Deborah Slaton, David S. Patterson, AIA, and Kenneth M. Itle, AIA
From the late 19th century through the 1930s, terra cotta was widely used as a façade material in the United States. Terra cotta initially became popular because of its fireproof qualities, and was soon recognized for its aesthetic characteristics as well. The material could be fabricated in simple or elaborate forms, with glazes providing a wide range of colors and aesthetic effects. Terra cotta is generally durable, but when façade rehabilitation is planned, one of the most challenging questions is whether a distress condition that is observed requires repair or replacement of the unit, or can be left as is.
When evaluating existing conditions of terra cotta, it is important to understand both the causes of the observed distress and the typical methods of installation used historically with the material. In the first example shown, a continuous crack extends across the face of several terra cotta units above a window head. The terra cotta units at this location are suspended from steel framing using J-bolts and steel rods. Gaps in the mortar and sealant joints between the terra cotta units have allowed water to reach the steel, which has subsequently corroded. Expansive corrosion has exerted pressure on the terra cotta units, causing them to crack. Cracks in these units are similar in size to those observed in other units on the façade. However, the configuration of the units at this location suggests the fractured portions of the suspended units may not be properly supported in the current condition. The terra cotta units will need to be removed to examine the concealed steel and implement repairs. If the fractured units can be removed in intact pieces, it may be possible to pin each unit together prior to reinstallation (followed by repair of the cracks). However, depending on the configuration of the steel anchorage and the extent to which the units fracture further upon removal, replacement of the affected units may be required.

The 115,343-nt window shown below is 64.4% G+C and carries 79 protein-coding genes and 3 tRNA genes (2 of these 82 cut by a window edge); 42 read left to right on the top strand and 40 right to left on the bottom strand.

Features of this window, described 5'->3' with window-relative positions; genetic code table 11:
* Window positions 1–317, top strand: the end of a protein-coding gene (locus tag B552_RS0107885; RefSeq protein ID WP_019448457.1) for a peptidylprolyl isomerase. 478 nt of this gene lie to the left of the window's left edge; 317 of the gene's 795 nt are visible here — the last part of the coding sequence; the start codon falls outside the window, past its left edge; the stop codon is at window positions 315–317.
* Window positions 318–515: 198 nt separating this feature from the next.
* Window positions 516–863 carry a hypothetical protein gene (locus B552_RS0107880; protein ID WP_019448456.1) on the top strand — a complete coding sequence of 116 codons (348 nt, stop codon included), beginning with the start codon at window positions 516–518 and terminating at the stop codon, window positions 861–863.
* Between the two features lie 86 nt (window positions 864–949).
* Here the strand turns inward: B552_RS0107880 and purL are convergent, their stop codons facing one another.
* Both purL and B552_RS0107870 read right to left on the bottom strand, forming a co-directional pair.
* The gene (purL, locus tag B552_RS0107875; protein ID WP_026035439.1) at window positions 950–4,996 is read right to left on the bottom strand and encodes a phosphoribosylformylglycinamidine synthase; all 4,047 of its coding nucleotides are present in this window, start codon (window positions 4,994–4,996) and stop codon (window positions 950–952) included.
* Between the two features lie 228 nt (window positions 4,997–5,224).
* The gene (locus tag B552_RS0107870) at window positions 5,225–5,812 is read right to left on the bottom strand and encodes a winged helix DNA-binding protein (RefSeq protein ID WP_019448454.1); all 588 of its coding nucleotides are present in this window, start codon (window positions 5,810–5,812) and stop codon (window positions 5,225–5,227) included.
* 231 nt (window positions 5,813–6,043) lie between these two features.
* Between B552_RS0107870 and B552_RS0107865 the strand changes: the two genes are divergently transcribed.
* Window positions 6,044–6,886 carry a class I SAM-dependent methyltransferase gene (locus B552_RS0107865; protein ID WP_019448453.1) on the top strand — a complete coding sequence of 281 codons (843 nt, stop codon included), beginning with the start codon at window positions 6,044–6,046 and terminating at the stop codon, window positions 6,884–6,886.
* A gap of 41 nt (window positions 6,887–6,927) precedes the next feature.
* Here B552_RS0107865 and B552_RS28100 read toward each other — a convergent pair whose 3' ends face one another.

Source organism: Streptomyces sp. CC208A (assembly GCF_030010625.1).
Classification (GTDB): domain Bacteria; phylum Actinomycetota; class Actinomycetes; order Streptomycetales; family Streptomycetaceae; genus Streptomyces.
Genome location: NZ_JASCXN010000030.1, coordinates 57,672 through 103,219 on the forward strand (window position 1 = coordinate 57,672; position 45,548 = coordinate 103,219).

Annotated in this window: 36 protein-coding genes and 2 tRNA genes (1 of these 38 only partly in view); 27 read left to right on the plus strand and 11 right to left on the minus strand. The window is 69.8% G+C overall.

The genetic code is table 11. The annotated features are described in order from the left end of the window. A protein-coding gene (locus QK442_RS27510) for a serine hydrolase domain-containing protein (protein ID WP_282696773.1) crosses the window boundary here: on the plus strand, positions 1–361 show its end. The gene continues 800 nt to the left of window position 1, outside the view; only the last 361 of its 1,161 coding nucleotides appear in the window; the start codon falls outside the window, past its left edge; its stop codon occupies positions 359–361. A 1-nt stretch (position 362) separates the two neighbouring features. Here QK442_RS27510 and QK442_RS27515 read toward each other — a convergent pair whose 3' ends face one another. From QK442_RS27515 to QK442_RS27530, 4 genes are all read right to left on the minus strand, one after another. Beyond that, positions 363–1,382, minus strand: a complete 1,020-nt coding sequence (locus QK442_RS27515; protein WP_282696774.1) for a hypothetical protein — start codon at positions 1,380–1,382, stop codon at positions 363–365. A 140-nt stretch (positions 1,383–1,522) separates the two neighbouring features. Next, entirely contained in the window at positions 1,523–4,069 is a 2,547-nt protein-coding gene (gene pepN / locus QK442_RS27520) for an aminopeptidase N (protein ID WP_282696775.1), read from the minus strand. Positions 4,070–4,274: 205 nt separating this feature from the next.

In the second example, a spall has occurred on either side of a bed joint between two terra cotta jamb units. The form of the spall suggests it occurred because of a localized stress concentration, possibly due to either expansion of the terra cotta over time or an incompletely filled bed joint. The spall is shallow enough that the hollow interior of the unit is not exposed. Also, this spall is located high up on the façade and is not considered aesthetically intrusive. Although the terra cotta body is exposed, it is not particularly absorptive, and the spall area does not require a glaze repair. (Note, the terra cotta shown in these examples has a matte finish, typically achieved with a slip glaze.) The configuration of the spall does not prohibit proper pointing of the mortar joint; thus repair of the spall is not needed.
Determination of appropriate repairs requires not only assessment of observed conditions, but also an understanding of underlying conditions and as-built construction. A condition that may indicate a structural deficiency in one location (e.g. the fractured suspended units mentioned above) may not require repair in another (e.g. where the unit is well supported within the field of the wall).
The opinions expressed in Failures are based on the authors’ experiences and do not necessarily reflect those of The Construction Specifier or CSI.
Deborah Slaton is an architectural conservator and principal with Wiss, Janney, Elstner Associates (WJE) in Northbrook, Illinois, specializing in historic preservation and materials conservation. She can be reached at email@example.com.
David S. Patterson, AIA, is an architect and senior principal with WJE’s office in Princeton, New Jersey. He specializes in investigation and repair of the building envelope. He can be reached at firstname.lastname@example.org.
Kenneth M. Itle, AIA, is an architect and associate principal with the Northbrook office of WJE, specializing in historic preservation. He can be reached via e-mail at email@example.com.